The occupation led to the growth of domestic production in Egypt and redefined the structural changes in the agricultural sector with improvements in the irrigation methods and schemes (Kusha 30). Additionally, there was the decaying of the local handicrafts, which were replaced by the modern industrial systems, most of which later failed (Goldberg 23). The improved methods of irrigation and infrastructure led to improved transportation systems and an immense increase in the volume of exports and imports in Egypt.
The growing influences of the British finance and trade fundamentally altered the economic structure of Egypt. There was a shift in the economic segment of Egypt with emergent economic structures including fixed patterns of financial, industrial and agricultural activity. These new patterns in the economic sector aimed to promote less dependent forms of economic development (The Middle East in the World Economy 1800-1914 18).
The transformation and modernization of the Egyptian economic sector took place under the existent system of British occupation. The British saw that it was essential to reform the economic sector of Egypt to preserve and maintain order and economic stability in the country (Owen 23). Therefore, the British used its indirect rule system of ruling to reorganize the administration of the country for smooth execution of economic developments (Goldberg 17). The main concern of British was to re-establish the necessary mechanisms over the finances of Egypt (Kusha 29). They did so by establishing a mission of control through appointments of French and British financial adviser t represent its interests and supervise crucial decisions affecting the revenue and expenditure of the existent leader (British Occupation of Egypt 39).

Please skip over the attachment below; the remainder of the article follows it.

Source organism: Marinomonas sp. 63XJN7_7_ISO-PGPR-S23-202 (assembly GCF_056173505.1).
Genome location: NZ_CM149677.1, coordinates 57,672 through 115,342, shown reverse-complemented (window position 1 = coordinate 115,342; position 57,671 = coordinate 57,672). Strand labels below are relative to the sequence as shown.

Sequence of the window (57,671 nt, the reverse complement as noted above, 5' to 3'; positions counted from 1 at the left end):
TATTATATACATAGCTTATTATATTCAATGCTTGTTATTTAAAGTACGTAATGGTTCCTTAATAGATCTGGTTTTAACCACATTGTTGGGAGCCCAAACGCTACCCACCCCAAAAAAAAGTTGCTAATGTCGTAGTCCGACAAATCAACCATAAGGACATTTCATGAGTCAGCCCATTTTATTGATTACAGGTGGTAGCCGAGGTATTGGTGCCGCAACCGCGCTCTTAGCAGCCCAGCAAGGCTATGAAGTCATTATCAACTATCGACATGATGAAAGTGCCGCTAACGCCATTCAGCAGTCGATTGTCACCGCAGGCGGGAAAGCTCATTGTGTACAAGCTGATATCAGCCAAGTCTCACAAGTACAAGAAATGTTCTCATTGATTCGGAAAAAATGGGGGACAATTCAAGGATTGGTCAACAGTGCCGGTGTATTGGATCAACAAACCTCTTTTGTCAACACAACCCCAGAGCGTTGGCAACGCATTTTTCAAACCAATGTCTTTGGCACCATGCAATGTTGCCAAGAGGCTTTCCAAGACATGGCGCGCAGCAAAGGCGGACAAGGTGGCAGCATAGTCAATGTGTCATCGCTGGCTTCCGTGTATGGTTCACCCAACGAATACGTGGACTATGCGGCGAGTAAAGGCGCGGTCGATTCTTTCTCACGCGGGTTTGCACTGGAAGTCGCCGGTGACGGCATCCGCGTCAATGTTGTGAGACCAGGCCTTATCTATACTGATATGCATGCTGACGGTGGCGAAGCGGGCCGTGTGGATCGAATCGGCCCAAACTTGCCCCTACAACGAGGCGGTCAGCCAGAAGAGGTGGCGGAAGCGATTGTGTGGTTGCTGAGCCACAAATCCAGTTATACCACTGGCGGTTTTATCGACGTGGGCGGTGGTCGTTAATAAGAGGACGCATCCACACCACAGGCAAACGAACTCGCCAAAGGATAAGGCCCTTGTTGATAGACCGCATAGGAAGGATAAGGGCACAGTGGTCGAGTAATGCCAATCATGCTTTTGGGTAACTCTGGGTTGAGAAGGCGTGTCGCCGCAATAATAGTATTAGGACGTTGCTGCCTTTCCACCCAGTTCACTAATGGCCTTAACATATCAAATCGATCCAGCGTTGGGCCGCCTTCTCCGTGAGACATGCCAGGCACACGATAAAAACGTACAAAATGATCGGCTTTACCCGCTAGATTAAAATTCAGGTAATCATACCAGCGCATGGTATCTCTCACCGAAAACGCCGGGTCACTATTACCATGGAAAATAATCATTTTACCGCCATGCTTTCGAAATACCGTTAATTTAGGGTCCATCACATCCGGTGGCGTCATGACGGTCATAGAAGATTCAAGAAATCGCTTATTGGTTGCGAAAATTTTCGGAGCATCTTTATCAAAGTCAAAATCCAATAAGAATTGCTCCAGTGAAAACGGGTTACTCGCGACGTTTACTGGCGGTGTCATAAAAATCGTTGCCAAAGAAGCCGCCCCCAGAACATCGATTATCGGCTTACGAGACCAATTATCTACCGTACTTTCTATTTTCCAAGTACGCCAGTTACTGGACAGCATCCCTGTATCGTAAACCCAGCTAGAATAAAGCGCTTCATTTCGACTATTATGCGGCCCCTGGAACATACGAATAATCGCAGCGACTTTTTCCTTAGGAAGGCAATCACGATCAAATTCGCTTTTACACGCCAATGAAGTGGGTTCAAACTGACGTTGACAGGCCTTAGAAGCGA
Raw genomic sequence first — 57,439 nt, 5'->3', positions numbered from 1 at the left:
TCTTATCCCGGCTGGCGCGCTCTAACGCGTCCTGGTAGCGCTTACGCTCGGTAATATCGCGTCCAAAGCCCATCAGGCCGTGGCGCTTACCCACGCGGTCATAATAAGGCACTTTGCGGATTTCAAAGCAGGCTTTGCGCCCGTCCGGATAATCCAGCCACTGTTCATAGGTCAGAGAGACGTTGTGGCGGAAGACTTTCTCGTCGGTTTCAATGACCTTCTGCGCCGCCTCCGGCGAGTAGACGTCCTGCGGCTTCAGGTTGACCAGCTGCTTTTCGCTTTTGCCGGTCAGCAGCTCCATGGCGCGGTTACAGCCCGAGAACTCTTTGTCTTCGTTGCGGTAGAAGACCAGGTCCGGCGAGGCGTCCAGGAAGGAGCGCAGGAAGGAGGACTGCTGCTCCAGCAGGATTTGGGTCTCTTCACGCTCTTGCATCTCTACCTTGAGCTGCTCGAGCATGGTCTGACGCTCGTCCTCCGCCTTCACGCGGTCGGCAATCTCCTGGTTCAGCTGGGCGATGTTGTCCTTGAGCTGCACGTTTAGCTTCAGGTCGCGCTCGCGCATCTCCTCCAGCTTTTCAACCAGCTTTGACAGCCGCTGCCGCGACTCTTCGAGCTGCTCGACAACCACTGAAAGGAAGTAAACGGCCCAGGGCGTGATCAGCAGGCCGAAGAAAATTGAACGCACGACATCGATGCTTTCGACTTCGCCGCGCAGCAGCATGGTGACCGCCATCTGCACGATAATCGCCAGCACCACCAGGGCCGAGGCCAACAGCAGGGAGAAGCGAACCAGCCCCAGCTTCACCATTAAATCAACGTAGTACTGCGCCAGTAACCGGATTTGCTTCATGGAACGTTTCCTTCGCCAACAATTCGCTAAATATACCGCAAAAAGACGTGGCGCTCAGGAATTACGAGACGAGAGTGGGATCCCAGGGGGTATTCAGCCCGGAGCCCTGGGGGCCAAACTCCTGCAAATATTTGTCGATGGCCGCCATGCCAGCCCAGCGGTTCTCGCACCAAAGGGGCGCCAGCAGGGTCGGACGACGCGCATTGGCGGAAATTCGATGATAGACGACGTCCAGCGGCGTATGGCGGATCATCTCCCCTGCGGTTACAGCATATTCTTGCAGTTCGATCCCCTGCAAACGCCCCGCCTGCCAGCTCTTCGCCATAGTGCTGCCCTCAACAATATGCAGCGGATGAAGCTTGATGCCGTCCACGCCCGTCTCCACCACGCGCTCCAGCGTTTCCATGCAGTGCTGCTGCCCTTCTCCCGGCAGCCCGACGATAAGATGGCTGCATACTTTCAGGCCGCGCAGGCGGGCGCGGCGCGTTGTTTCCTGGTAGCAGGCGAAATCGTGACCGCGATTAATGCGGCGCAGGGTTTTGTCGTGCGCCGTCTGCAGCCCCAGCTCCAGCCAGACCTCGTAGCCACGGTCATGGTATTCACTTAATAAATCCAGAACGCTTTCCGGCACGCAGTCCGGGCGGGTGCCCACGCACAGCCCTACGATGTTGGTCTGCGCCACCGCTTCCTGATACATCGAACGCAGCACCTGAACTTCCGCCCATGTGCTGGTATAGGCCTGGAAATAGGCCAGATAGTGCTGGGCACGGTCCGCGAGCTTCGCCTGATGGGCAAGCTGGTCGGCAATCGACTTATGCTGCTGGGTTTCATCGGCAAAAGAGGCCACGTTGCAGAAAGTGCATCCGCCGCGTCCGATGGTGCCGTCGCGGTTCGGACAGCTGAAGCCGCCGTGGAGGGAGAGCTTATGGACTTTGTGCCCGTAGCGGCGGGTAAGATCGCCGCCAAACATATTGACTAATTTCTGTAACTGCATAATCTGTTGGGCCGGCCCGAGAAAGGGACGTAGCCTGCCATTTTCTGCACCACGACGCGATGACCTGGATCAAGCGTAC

The British occupation of Egypt was some form of economic imperialism. The British prevalence in Egypt was important because it enabled Egypt to settle its debts and improve its financial situation (Goldberg 28). The rights of interference on the internal affairs of Egypt, especially the financial sector, exercised by the existent European powers led to the increased intervention of Britain in Egypt. For instance, the Law of Liquidation limited about 50% of Egypt (British Occupation of Egypt 29).
Initially, the revenues raised in Egypt went to the Caisse de la Dette Publique, a financial international body that enabled the French and the British to control Egypt’s finances (British Occupation of Egypt 25). Since the British and the French were rivals, the British occupation of Egypt enabled Britain to be the major controller of finances in Egypt. The British serviced the debt that Egypt had in terms of the pledge during construction of the Suez Canal (Owen 15).
One of the principal policies of Britain in Egypt was to evacuate the country immediately after restoration of the order regarding the administrative and economic aspects of the country. In this case, the British would withdraw from the country without any concerns for projected disturbances that would affect the priorities and interest in Egypt (The Middle East in the World Economy 1800-1914 15). For the British, it was important to secure the stability of Egypt in order to prevent any internal turbulence that would deny them control of the Suez Canal. The Suez Canal was the major route of the British to the east (Goldberg 22).